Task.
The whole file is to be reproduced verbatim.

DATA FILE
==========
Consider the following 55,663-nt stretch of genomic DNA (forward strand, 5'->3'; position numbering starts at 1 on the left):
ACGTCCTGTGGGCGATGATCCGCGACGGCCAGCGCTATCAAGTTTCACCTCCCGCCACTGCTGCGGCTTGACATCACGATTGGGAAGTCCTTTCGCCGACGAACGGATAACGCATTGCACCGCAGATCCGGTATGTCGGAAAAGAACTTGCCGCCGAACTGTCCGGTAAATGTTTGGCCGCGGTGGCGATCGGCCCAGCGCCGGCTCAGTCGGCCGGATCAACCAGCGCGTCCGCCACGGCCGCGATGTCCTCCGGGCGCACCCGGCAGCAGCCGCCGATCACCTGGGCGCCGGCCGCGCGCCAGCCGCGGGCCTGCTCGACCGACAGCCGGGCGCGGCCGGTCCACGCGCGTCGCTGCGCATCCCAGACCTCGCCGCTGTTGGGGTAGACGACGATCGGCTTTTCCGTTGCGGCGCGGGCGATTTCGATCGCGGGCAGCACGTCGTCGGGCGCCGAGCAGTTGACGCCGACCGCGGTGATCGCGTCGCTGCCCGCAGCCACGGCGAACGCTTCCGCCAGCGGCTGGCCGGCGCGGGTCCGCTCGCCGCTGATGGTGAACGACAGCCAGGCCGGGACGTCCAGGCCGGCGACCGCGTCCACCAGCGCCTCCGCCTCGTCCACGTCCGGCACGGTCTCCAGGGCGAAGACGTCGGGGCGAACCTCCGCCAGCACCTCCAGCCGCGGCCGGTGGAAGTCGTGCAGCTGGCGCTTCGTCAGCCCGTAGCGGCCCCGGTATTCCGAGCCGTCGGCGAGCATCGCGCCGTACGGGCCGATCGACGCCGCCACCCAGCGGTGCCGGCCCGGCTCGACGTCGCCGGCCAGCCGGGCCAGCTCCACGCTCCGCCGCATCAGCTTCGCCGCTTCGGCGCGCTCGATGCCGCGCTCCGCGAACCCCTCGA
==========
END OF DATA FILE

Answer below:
Consider the following 55,663-nt stretch of genomic DNA (forward strand, 5'->3'; position numbering starts at 1 on the left):
ACGTCCTGTGGGCGATGATCCGCGACGGCCAGCGCTATCAAGTTTCACCTCCCGCCACTGCTGCGGCTTGACATCACGATTGGGAAGTCCTTTCGCCGACGAACGGATAACGCATTGCACCGCAGATCCGGTATGTCGGAAAAGAACTTGCCGCCGAACTGTCCGGTAAATGTTTGGCCGCGGTGGCGATCGGCCCAGCGCCGGCTCAGTCGGCCGGATCAACCAGCGCGTCCGCCACGGCCGCGATGTCCTCCGGGCGCACCCGGCAGCAGCCGCCGATCACCTGGGCGCCGGCCGCGCGCCAGCCGCGGGCCTGCTCGACCGACAGCCGGGCGCGGCCGGTCCACGCGCGTCGCTGCGCATCCCAGACCTCGCCGCTGTTGGGGTAGACGACGATCGGCTTTTCCGTTGCGGCGCGGGCGATTTCGATCGCGGGCAGCACGTCGTCGGGCGCCGAGCAGTTGACGCCGACCGCGGTGATCGCGTCGCTGCCCGCAGCCACGGCGAACGCTTCCGCCAGCGGCTGGCCGGCGCGGGTCCGCTCGCCGCTGATGGTGAACGACAGCCAGGCCGGGACGTCCAGGCCGGCGACCGCGTCCACCAGCGCCTCCGCCTCGTCCACGTCCGGCACGGTCTCCAGGGCGAAGACGTCGGGGCGAACCTCCGCCAGCACCTCCAGCCGCGGCCGGTGGAAGTCGTGCAGCTGGCGCTTCGTCAGCCCGTAGCGGCCCCGGTATTCCGAGCCGTCGGCGAGCATCGCGCCGTACGGGCCGATCGACGCCGCCACCCAGCGGTGCCGGCCCGGCTCGACGTCGCCGGCCAGCCGGGCCAGCTCCACGCTCCGCCGCATCAGCTTCGCCGCTTCGGCGCGCTCGATGCCGCGCTCCGCGAACCCCTCGA